I was taking a picture of the roses in the lobby when Val, the bartender summoned me over to see something. I took a stool at the bar and waited for a moment as Val rustled around in her bag, elbow deep. At last she exclaimed “Ah!” and pulled out an envelope to show me. It was sent from a woman named Coco who came here for a birthday drink the other day, along with her baby. Coco’s friend and her friend’s baby joined her for the celebration.
I took the contents out of the envelope and saw a most charming picture. Val got to know the two ladies and their babies quite well over a period of three hours, and asked, “Would you write this woman a letter back for me?”
So I wrote Coco a poem on one of Valerie’s guest checks and sent it to the return address on the envelope.
Soon after Coco emailed me that she wrote a blog about getting a letter from the Pfister in the mail. So,
Another day, another letter:
A father comes to me in need of his daughter’s forgiveness. In the city of Madison where he and his family reside, there is a highly competitive theater program for kids. His daughter, Lydia tried out for a production of “Snow White and the Seven Dwarves,” in hopes of being cast as one of the dwarves. Lydia, who is in fourth grade and has never had an opportunity like this before, was a nervous mess the morning of her audition. Sympathetic to her distraught, Lydia’s dad gave her a pearl of encouragement, “Don’t worry, everything will turn out just fine!”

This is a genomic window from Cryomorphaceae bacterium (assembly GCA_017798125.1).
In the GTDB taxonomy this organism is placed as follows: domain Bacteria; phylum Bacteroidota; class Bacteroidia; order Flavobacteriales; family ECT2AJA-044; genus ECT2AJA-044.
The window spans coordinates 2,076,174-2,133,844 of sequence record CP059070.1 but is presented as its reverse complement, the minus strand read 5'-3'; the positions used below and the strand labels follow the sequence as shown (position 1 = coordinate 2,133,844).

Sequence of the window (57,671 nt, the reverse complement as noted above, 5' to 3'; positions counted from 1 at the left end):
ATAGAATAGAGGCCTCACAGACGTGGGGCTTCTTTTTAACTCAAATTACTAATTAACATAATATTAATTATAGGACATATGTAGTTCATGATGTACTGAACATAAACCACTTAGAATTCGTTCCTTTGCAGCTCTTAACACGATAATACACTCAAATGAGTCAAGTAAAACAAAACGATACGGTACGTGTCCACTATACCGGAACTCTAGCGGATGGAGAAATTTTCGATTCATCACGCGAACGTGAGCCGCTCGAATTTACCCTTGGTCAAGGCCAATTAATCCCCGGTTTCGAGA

The two of them stayed up late, awaiting the phone call to let them know if Lydia would be expected to come back in for call-backs the following day. It was so late by the time the phone finally rang, Lydia was already put to bed. She was wide awake when her father came in and told her the answer was no. Lydia sobbed, dampening her pillow. Her dad assured her that she was younger than the rest of the kids who had tried out, and that it was likely that she would be cast in the coming years, then said goodnight.
The next morning, as Lydia glumly ate her cereal she told her father, “You lied. You said everything would be fine, but everything is not fine.”
The statement unsettled him, and the combination of his daughter’s broken heart and distrust in his word tarnished his entire day. So much so that when his job brought him to the Pfister hotel and he met me, he asked for a poem of encouragement (not from him or his perspective!) to give his child.